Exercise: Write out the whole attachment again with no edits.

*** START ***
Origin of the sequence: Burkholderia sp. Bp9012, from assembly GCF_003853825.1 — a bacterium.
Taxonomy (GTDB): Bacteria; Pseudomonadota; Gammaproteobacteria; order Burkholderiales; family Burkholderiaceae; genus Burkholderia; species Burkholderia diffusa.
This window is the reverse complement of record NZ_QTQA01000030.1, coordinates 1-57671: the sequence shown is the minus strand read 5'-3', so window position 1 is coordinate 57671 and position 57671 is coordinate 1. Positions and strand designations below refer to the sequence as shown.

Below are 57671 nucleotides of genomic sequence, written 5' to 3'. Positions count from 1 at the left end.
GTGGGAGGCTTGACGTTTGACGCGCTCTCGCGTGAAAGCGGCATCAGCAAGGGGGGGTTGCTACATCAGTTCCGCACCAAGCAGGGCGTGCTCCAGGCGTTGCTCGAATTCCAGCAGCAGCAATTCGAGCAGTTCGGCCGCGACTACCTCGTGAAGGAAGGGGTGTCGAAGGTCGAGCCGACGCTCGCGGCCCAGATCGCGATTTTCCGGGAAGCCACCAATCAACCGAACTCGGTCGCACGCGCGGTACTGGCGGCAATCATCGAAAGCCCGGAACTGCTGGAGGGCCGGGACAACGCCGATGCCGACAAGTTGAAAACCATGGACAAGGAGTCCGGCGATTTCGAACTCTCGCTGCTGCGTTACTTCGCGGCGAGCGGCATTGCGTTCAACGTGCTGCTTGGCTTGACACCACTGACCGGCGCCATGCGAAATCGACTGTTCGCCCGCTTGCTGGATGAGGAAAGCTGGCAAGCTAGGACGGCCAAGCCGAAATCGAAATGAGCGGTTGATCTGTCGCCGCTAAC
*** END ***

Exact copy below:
Origin of the sequence: Burkholderia sp. Bp9012, from assembly GCF_003853825.1 — a bacterium.
Taxonomy (GTDB): Bacteria; Pseudomonadota; Gammaproteobacteria; order Burkholderiales; family Burkholderiaceae; genus Burkholderia; species Burkholderia diffusa.
This window is the reverse complement of record NZ_QTQA01000030.1, coordinates 1-57671: the sequence shown is the minus strand read 5'-3', so window position 1 is coordinate 57671 and position 57671 is coordinate 1. Positions and strand designations below refer to the sequence as shown.

Below are 57671 nucleotides of genomic sequence, written 5' to 3'. Positions count from 1 at the left end.
GTGGGAGGCTTGACGTTTGACGCGCTCTCGCGTGAAAGCGGCATCAGCAAGGGGGGGTTGCTACATCAGTTCCGCACCAAGCAGGGCGTGCTCCAGGCGTTGCTCGAATTCCAGCAGCAGCAATTCGAGCAGTTCGGCCGCGACTACCTCGTGAAGGAAGGGGTGTCGAAGGTCGAGCCGACGCTCGCGGCCCAGATCGCGATTTTCCGGGAAGCCACCAATCAACCGAACTCGGTCGCACGCGCGGTACTGGCGGCAATCATCGAAAGCCCGGAACTGCTGGAGGGCCGGGACAACGCCGATGCCGACAAGTTGAAAACCATGGACAAGGAGTCCGGCGATTTCGAACTCTCGCTGCTGCGTTACTTCGCGGCGAGCGGCATTGCGTTCAACGTGCTGCTTGGCTTGACACCACTGACCGGCGCCATGCGAAATCGACTGTTCGCCCGCTTGCTGGATGAGGAAAGCTGGCAAGCTAGGACGGCCAAGCCGAAATCGAAATGAGCGGTTGATCTGTCGCCGCTAAC